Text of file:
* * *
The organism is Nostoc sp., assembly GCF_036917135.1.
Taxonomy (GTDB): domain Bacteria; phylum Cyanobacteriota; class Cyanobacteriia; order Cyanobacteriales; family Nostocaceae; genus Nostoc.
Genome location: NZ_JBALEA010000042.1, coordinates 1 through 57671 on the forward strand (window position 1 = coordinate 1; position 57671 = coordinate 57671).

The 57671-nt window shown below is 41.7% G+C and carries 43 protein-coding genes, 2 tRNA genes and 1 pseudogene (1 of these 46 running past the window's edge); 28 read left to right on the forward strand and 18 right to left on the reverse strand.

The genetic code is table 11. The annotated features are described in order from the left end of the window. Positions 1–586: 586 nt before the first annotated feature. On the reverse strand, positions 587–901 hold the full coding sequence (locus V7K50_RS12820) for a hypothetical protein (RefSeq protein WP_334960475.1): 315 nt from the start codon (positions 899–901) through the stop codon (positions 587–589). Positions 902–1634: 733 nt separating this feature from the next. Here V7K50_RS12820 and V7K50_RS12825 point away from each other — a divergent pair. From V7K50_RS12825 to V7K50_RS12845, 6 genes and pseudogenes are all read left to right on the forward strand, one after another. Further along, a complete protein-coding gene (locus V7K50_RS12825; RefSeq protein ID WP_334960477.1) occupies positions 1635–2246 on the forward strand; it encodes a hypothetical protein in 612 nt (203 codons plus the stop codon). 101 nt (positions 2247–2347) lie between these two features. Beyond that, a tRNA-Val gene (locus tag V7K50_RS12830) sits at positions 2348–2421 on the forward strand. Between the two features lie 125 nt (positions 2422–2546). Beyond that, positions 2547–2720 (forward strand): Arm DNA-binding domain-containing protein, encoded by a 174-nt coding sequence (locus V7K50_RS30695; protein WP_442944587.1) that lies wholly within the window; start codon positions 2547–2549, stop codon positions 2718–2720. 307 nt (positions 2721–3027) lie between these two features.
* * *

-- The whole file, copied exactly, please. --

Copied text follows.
The organism is Nostoc sp., assembly GCF_036917135.1.
Taxonomy (GTDB): domain Bacteria; phylum Cyanobacteriota; class Cyanobacteriia; order Cyanobacteriales; family Nostocaceae; genus Nostoc.
Genome location: NZ_JBALEA010000042.1, coordinates 1 through 57671 on the forward strand (window position 1 = coordinate 1; position 57671 = coordinate 57671).

The 57671-nt window shown below is 41.7% G+C and carries 43 protein-coding genes, 2 tRNA genes and 1 pseudogene (1 of these 46 running past the window's edge); 28 read left to right on the forward strand and 18 right to left on the reverse strand.

The genetic code is table 11. The annotated features are described in order from the left end of the window. Positions 1–586: 586 nt before the first annotated feature. On the reverse strand, positions 587–901 hold the full coding sequence (locus V7K50_RS12820) for a hypothetical protein (RefSeq protein WP_334960475.1): 315 nt from the start codon (positions 899–901) through the stop codon (positions 587–589). Positions 902–1634: 733 nt separating this feature from the next. Here V7K50_RS12820 and V7K50_RS12825 point away from each other — a divergent pair. From V7K50_RS12825 to V7K50_RS12845, 6 genes and pseudogenes are all read left to right on the forward strand, one after another. Further along, a complete protein-coding gene (locus V7K50_RS12825; RefSeq protein ID WP_334960477.1) occupies positions 1635–2246 on the forward strand; it encodes a hypothetical protein in 612 nt (203 codons plus the stop codon). 101 nt (positions 2247–2347) lie between these two features. Beyond that, a tRNA-Val gene (locus tag V7K50_RS12830) sits at positions 2348–2421 on the forward strand. Between the two features lie 125 nt (positions 2422–2546). Beyond that, positions 2547–2720 (forward strand): Arm DNA-binding domain-containing protein, encoded by a 174-nt coding sequence (locus V7K50_RS30695; protein WP_442944587.1) that lies wholly within the window; start codon positions 2547–2549, stop codon positions 2718–2720. 307 nt (positions 2721–3027) lie between these two features.